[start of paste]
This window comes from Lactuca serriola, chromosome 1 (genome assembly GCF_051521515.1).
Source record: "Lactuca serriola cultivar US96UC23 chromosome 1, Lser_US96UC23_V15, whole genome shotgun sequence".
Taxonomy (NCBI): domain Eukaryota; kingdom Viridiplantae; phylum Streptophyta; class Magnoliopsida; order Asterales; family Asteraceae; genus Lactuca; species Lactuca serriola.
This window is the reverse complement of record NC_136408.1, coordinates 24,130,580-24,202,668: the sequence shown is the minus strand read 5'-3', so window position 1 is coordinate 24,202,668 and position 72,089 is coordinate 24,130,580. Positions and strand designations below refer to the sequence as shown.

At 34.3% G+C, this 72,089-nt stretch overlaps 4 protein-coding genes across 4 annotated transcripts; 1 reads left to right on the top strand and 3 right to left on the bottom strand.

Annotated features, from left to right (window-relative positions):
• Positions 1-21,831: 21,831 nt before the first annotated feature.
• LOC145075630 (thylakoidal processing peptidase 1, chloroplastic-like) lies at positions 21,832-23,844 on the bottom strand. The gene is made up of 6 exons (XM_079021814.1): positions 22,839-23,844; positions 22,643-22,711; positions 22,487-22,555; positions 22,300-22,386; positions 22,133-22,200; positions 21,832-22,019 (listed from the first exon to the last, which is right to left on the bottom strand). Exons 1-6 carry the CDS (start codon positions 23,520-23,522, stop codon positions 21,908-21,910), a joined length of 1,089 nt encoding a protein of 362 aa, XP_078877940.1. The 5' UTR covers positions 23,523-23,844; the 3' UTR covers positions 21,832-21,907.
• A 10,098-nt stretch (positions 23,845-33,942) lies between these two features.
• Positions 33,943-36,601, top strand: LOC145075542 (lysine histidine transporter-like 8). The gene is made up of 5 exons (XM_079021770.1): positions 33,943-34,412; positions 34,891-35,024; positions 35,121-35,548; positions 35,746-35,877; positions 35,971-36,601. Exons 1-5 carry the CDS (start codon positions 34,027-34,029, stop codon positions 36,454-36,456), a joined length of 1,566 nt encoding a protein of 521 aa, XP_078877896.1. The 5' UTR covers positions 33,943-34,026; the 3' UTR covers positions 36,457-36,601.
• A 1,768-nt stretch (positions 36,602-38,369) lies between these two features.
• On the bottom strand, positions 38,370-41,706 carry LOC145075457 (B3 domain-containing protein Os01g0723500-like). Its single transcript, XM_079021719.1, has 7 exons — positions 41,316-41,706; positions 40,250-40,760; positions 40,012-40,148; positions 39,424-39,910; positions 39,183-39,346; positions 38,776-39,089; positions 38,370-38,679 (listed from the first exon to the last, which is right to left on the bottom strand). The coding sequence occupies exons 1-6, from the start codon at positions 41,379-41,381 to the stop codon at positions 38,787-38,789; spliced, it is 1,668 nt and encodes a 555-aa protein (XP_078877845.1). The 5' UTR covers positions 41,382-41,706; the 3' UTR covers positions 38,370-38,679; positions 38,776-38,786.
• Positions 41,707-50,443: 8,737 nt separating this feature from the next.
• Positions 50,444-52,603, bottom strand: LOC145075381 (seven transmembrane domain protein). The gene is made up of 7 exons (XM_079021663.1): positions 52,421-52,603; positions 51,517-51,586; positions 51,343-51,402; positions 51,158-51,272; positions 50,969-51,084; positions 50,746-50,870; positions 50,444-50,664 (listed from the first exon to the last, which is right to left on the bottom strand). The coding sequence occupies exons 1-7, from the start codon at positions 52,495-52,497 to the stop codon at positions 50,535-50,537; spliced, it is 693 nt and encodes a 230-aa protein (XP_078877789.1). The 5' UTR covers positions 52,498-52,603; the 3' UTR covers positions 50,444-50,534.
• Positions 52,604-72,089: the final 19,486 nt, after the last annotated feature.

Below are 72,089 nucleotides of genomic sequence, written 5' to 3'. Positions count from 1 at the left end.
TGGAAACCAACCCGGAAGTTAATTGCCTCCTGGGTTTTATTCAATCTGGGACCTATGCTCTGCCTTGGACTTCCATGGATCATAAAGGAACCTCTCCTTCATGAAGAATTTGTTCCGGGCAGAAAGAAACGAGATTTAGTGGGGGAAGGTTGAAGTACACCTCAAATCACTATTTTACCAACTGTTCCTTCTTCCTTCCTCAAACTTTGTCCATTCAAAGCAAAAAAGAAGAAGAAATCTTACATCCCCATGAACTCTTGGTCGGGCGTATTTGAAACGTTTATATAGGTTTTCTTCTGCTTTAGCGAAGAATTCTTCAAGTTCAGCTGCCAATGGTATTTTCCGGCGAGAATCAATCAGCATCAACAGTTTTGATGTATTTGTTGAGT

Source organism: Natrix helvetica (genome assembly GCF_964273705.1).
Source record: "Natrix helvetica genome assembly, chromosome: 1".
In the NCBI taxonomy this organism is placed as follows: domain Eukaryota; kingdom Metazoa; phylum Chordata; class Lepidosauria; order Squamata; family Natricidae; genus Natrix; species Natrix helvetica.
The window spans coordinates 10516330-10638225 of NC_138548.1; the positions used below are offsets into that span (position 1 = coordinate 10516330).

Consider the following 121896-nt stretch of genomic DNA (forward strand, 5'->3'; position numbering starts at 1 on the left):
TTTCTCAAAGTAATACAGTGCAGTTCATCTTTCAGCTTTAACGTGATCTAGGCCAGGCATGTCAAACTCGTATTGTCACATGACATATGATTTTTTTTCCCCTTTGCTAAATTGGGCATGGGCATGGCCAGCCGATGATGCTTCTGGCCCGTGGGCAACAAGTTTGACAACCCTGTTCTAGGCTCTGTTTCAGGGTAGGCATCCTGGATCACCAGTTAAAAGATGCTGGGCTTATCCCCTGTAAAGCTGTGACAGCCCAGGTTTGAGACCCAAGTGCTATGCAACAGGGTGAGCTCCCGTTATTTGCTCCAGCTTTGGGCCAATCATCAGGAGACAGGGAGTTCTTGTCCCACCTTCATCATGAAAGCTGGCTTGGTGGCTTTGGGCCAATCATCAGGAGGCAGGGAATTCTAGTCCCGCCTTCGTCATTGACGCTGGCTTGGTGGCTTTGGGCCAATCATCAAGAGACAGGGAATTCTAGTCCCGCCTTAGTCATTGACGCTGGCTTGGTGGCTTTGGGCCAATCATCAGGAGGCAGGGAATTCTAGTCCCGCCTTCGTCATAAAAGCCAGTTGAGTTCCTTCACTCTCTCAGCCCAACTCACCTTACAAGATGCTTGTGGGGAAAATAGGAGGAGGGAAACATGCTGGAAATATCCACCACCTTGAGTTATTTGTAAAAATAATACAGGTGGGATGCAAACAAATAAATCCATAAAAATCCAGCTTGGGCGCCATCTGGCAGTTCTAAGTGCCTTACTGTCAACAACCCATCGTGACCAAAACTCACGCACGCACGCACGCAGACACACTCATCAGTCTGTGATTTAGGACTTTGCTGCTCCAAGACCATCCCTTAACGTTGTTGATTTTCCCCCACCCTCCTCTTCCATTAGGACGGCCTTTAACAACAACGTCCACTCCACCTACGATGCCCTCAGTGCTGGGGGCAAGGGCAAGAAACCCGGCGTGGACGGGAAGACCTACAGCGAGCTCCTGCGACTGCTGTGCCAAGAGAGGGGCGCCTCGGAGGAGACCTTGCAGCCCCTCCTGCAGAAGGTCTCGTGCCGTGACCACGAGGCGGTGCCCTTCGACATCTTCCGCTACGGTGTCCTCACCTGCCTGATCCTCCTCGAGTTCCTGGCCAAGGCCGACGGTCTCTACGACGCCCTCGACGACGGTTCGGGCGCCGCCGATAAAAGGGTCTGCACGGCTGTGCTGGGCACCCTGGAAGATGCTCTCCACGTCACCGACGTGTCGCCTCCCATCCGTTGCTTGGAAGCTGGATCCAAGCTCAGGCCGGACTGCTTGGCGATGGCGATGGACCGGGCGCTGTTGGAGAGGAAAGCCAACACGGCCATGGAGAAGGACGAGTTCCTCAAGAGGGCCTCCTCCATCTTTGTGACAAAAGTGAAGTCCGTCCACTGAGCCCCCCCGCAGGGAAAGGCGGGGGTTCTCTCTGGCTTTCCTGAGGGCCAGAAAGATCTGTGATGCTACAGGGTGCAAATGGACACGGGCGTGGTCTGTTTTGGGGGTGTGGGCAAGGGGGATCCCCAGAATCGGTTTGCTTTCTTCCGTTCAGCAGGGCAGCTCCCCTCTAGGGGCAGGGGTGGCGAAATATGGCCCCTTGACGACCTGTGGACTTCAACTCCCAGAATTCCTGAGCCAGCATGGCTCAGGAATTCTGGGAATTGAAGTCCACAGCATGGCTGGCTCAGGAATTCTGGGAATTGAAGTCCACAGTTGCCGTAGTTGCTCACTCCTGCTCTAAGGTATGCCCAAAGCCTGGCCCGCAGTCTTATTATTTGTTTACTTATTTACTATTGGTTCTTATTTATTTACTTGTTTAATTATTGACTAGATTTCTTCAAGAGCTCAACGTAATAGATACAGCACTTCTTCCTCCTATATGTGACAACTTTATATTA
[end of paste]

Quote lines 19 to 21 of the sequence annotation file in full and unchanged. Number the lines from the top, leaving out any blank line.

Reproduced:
Source record: "Natrix helvetica genome assembly, chromosome: 1".
In the NCBI taxonomy this organism is placed as follows: domain Eukaryota; kingdom Metazoa; phylum Chordata; class Lepidosauria; order Squamata; family Natricidae; genus Natrix; species Natrix helvetica.
The window spans coordinates 10516330-10638225 of NC_138548.1; the positions used below are offsets into that span (position 1 = coordinate 10516330).